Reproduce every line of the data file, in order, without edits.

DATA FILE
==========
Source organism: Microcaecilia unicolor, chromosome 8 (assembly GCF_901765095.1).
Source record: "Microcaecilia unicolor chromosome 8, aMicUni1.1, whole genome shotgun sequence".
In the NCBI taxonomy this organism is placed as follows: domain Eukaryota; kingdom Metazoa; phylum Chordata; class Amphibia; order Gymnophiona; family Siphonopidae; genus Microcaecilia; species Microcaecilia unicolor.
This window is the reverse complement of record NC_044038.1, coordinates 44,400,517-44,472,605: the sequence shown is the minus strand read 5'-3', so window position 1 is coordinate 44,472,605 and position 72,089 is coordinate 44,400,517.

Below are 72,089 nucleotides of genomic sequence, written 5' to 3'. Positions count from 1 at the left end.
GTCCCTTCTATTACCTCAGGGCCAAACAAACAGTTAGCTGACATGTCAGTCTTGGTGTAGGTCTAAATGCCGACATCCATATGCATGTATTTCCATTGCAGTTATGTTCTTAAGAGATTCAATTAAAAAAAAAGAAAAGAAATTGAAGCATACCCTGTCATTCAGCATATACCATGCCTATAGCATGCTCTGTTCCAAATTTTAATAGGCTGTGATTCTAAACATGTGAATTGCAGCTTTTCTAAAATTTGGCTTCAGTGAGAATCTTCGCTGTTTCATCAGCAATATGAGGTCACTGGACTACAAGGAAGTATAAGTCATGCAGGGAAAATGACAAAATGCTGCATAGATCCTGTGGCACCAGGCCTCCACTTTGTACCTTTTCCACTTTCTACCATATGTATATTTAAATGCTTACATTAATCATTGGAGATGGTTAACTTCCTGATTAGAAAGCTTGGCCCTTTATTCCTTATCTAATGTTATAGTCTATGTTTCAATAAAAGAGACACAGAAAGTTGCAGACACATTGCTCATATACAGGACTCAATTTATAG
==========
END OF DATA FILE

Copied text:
Source organism: Microcaecilia unicolor, chromosome 8 (assembly GCF_901765095.1).
Source record: "Microcaecilia unicolor chromosome 8, aMicUni1.1, whole genome shotgun sequence".
In the NCBI taxonomy this organism is placed as follows: domain Eukaryota; kingdom Metazoa; phylum Chordata; class Amphibia; order Gymnophiona; family Siphonopidae; genus Microcaecilia; species Microcaecilia unicolor.
This window is the reverse complement of record NC_044038.1, coordinates 44,400,517-44,472,605: the sequence shown is the minus strand read 5'-3', so window position 1 is coordinate 44,472,605 and position 72,089 is coordinate 44,400,517.

Below are 72,089 nucleotides of genomic sequence, written 5' to 3'. Positions count from 1 at the left end.
GTCCCTTCTATTACCTCAGGGCCAAACAAACAGTTAGCTGACATGTCAGTCTTGGTGTAGGTCTAAATGCCGACATCCATATGCATGTATTTCCATTGCAGTTATGTTCTTAAGAGATTCAATTAAAAAAAAAGAAAAGAAATTGAAGCATACCCTGTCATTCAGCATATACCATGCCTATAGCATGCTCTGTTCCAAATTTTAATAGGCTGTGATTCTAAACATGTGAATTGCAGCTTTTCTAAAATTTGGCTTCAGTGAGAATCTTCGCTGTTTCATCAGCAATATGAGGTCACTGGACTACAAGGAAGTATAAGTCATGCAGGGAAAATGACAAAATGCTGCATAGATCCTGTGGCACCAGGCCTCCACTTTGTACCTTTTCCACTTTCTACCATATGTATATTTAAATGCTTACATTAATCATTGGAGATGGTTAACTTCCTGATTAGAAAGCTTGGCCCTTTATTCCTTATCTAATGTTATAGTCTATGTTTCAATAAAAGAGACACAGAAAGTTGCAGACACATTGCTCATATACAGGACTCAATTTATAG